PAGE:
After a season where Sox catchers profiled among the league’s worst offensively across the board, Swihart brought some welcome optimism for production out of the bottom third of the lineup. He also just put together a torrid spring in Grapefruit League action, slashing .414/.433/.517 with three doubles, five RBI, and a pair of stolen bases.That is a .951 OPS through 29 at bats! Spring training or not, that is impressive, a certainly a part of the reason why Swihart staying makes sense.

More regular playing time for Swihart was a gamble the team was willing to make. They know what he has in the tank, and it was enough to waive a popular clubhouse guy and a quality backstop in Leon. Swihart staying means Vazquez will have to be at his best, because one of the game’s (former) top catching prospects is ready to reemerge.

It’s Time to Start Playing Sandy Leon More Often

After defeating the Toronto Blue Jays on Wednesday, the Boston Red Sox improved to 38-17. That is the best record in Major League Baseball, and good for a 2.5 game lead in the AL East. The offense continues to flourish, and this team is giving fans every reason to be excited. Lost in all this excitement is an issue at the catcher position. Specifically, the lopsided playing time between Christian Vazquez and Sandy Leon.

In 2015, Vazquez underwent Tommy John surgery and missed the entire season. This isSandy Leon when the Sox brought in Sandy Leon from the Washington Nationals. It was not until 2016 when Vazquez and Leon began their timeshare behind the plate. Leon appeared in 78 games to Vazquez’ 57. And for good reason. Leon batted .310 with 78 hits that year and provided solid production from the catcher position. His average regressed to .225 in 85 games the next year. Vazquez capitalized, notching 99 starts and batting .290, both career-highs. The timeshare worked with success, as neither emerged as the true alpha catcher.

And now, 55 games deep into the 2018 season, Christian Vazquez has logged 39 starts to Sandy Leon’s 22. But the results are not at all a reflection of 2017. Vazquez is only batting .188 with 6 RBIs and no home runs. That average comes out to a meager 26 hits in 138 plate appearances. Meanwhile, Leon is batting .254 with more RBIs (8) and home runs (2) than his counterpart.

Granted, Vazquez has proven to be more valuable behind the plate than next to it. However, aside from steals, the numbers are nearly negligible. Vazquez is 5-12 on steal attempts with a .992 fielding percentage and three errors. In comparison, Leon is 0-8 with a .995 fielding percentage and only one error.

With very similar defensive skills, the Red Sox must look at who can contribute more to the team as a whole. With Hanley Ramirez designated for assignment last week, the team must do something to sustain the offensive production that has got them to this point. That point being the best team in Major League Baseball. Sandy Leon’s ability to hit for power, past success at the plate, and relatively superior numbers this year make him every bit worthy of more playing time.

Then there’s always Blake Swihart, but that’s a different, and much more complicated, situation.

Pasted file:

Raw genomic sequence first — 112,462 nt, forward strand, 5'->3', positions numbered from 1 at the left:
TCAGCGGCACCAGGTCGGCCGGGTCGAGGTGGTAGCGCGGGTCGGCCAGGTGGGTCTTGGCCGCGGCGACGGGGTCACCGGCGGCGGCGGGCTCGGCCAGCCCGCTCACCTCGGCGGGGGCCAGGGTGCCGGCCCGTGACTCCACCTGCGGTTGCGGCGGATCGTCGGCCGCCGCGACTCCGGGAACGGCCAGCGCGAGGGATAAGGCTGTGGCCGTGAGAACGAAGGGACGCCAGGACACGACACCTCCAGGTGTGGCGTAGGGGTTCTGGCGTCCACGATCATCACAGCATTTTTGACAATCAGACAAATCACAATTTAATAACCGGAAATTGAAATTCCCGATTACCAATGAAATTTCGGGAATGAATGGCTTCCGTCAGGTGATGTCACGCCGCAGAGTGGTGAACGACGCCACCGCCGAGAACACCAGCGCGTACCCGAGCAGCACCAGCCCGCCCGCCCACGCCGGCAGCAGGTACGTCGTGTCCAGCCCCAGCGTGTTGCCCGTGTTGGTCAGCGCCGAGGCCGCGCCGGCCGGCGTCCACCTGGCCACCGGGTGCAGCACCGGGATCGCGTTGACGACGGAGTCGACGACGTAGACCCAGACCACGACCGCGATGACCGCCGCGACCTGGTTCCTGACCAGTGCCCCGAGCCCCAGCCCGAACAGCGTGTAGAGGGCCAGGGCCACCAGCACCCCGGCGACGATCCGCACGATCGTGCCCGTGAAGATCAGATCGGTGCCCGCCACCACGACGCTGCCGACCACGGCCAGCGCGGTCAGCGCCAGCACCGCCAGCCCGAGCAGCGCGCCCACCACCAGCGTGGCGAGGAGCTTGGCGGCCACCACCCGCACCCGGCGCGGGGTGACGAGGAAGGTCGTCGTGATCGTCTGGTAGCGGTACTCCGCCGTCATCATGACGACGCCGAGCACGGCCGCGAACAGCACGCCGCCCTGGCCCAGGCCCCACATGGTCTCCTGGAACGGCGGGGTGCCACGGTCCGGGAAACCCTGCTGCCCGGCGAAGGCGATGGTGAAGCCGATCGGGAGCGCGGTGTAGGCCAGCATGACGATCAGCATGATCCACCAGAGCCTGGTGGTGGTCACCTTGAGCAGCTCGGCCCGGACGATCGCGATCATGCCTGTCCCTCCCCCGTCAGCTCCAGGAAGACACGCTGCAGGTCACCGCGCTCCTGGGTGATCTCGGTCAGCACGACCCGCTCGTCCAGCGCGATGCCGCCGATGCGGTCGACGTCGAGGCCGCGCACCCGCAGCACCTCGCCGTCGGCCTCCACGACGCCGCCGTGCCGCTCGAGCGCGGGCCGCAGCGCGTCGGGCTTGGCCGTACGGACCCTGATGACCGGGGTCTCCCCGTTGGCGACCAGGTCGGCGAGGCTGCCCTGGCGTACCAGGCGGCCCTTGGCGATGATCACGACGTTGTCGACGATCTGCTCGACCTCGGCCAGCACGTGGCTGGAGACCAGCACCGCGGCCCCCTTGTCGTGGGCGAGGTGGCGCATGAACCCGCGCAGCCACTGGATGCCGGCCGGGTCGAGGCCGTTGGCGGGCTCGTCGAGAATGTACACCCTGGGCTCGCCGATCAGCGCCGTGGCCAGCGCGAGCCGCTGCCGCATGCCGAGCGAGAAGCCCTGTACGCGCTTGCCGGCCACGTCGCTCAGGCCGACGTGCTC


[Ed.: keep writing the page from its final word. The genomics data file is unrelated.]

The Red Sox Dead Weight Needs To Go

The Red Sox are within a game or two of capturing first place. It’s miracle in its own right if you consider the Red Sox dead weight. Pablo Sandoval isn’t panning out. Sandy Leon’s flash in the pan hitting last year isn’t carrying into this season. Rick Porcello leads the league in losses at 9. If the Red Sox are going to capture first place they need to cut some of their dead weight and they need to do it yesterday.

Red Sox Dead Weight

The Red Sox are playing great baseball. Josh Rutledge is holding his own at third. Andrew Benintendi is a contender for the Rookie of the Year Award. Mookie Betts is leading the Red Sox with 12 homers. Chris Sale is as masterful as ever. But with the Red Sox dead weight that consists of Sandoval, Porcello, and Leon, it’s hard for the team to play better, and they certainly can.

The Red Sox Are Winning the Late-Inning Games

The Red Sox were among the league leaders last year with runners left on base and runners left in scoring position. It seemed like the Red Sox gave up once they fell behind. We’re not seeing that attitude this season. Back-to-back walk-off wins against Philadelphia last week proved that the Red Sox can play under pressure. What’s even better is that players like Benintendi are the ones coming through in the clutch.

Red Sox Dead Weight Is Dragging The Team Down

It’s not always easy to cut dead weight. Players like Pablo Sandoval and Rick Porcello have such big contracts that it’s hard to find another team that’ll pick them up. In other instances no one wants them. But the Red Sox should just rip off the band-aid and shed these players before the All-Star break. Keeping them around is like putting raisins in oatmeal cookies. They just get in the way.

There’s a great scene in the film Moneyball where Billy Bean, played by Brad Pitt, goes against expert advice and cuts a number of players, including Jeremy Giambi. These players weren’t panning out. They were dead weight on the field and a distraction in the clubhouse. While the plot of Moneyball and the reality of the Red Sox are completely different, it’s a lesson that the Red Sox could learn something from. The front office needs to stop coming up with excuses and make some difficult decisions.

Christian Vazquez Should Start Full-time

The Red Sox catching situation has been interesting fr years, to say the least. This has led some to question whether or not Christian Vazquez should start full-time. I believe hevazquez should start full-time should.

At the beginning of the year, I wondered what we should expect from Sandy Leon in his second full season. He’s currently hitting under .200, which is why Vazquez has been getting playing time. Interestingly enough, this is what led to Leon starting in the first place a year ago. For it was Vazquez who struggled at the plate.

A Better Long-Term Option

The difference, to me at least, is pretty simple. Vazquez is a guy with superb defense and someone in which the Red Sox drafted and developed. Leon, although solid defensively and an average hitter, is not necessarily the long-term plan at catcher. Ultimately, Vazquez is the future catcher of this team. Therefore, why take time away from the future catcher for a guy that you don’t plan on committing to?

Right now, Vazquez is technically the starter, as Leon is only the personal catcher of Rick Porcello and Chris Sale. But to me, this doesn’t signify that the Red Sox have decided if Christian Vazquez should start full-time. Many outlets have been quick to call him the primary catcher, though I’m not convinced. If Sale, Porcello, and potentially Price are here to stay long-term as well, shouldn’t the younger guy be catching them?

Not that there is really a huge difference in their game, but rather that Vazquez is simply the better long-term option. After all, Vazquez is hitting .412 in the games he has started, so why not play him full time?

Vazquez Should Start Full-Time

However, if the Red Sox are committed to remaining consistent with their personnel moves and battery match-ups, then keep Leon where he is. But if it’s simply because they’re relying on Leon to be someone he was last year, then that’s a bad move. Vazquez should start full-time indefinitely and keep Leon as the personal catcher for one of the pitchers once the rotation is set.